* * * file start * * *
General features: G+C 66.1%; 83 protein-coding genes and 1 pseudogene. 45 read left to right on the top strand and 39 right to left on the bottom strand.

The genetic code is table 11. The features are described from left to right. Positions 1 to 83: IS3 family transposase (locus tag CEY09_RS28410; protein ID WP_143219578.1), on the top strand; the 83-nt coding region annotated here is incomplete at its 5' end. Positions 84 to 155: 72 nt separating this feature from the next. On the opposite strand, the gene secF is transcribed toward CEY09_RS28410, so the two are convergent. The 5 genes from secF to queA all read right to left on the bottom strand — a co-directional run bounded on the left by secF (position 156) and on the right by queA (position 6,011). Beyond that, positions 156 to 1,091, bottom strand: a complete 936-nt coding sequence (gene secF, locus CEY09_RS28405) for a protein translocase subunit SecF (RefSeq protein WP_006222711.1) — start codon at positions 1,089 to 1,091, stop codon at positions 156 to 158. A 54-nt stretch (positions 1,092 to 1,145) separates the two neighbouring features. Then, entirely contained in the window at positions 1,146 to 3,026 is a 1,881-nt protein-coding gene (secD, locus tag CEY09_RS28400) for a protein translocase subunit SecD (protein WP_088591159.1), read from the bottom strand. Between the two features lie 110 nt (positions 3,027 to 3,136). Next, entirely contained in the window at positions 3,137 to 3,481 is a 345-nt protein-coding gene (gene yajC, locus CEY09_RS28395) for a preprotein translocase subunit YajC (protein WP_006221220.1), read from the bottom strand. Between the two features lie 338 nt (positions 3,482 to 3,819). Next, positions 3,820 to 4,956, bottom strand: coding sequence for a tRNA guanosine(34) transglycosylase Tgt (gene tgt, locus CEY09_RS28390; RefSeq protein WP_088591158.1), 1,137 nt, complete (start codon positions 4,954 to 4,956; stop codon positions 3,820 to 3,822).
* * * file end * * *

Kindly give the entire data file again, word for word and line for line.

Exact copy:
General features: G+C 66.1%; 83 protein-coding genes and 1 pseudogene. 45 read left to right on the top strand and 39 right to left on the bottom strand.

The genetic code is table 11. The features are described from left to right. Positions 1 to 83: IS3 family transposase (locus tag CEY09_RS28410; protein ID WP_143219578.1), on the top strand; the 83-nt coding region annotated here is incomplete at its 5' end. Positions 84 to 155: 72 nt separating this feature from the next. On the opposite strand, the gene secF is transcribed toward CEY09_RS28410, so the two are convergent. The 5 genes from secF to queA all read right to left on the bottom strand — a co-directional run bounded on the left by secF (position 156) and on the right by queA (position 6,011). Beyond that, positions 156 to 1,091, bottom strand: a complete 936-nt coding sequence (gene secF, locus CEY09_RS28405) for a protein translocase subunit SecF (RefSeq protein WP_006222711.1) — start codon at positions 1,089 to 1,091, stop codon at positions 156 to 158. A 54-nt stretch (positions 1,092 to 1,145) separates the two neighbouring features. Then, entirely contained in the window at positions 1,146 to 3,026 is a 1,881-nt protein-coding gene (secD, locus tag CEY09_RS28400) for a protein translocase subunit SecD (protein WP_088591159.1), read from the bottom strand. Between the two features lie 110 nt (positions 3,027 to 3,136). Next, entirely contained in the window at positions 3,137 to 3,481 is a 345-nt protein-coding gene (gene yajC, locus CEY09_RS28395) for a preprotein translocase subunit YajC (protein WP_006221220.1), read from the bottom strand. Between the two features lie 338 nt (positions 3,482 to 3,819). Next, positions 3,820 to 4,956, bottom strand: coding sequence for a tRNA guanosine(34) transglycosylase Tgt (gene tgt, locus CEY09_RS28390; RefSeq protein WP_088591158.1), 1,137 nt, complete (start codon positions 4,954 to 4,956; stop codon positions 3,820 to 3,822).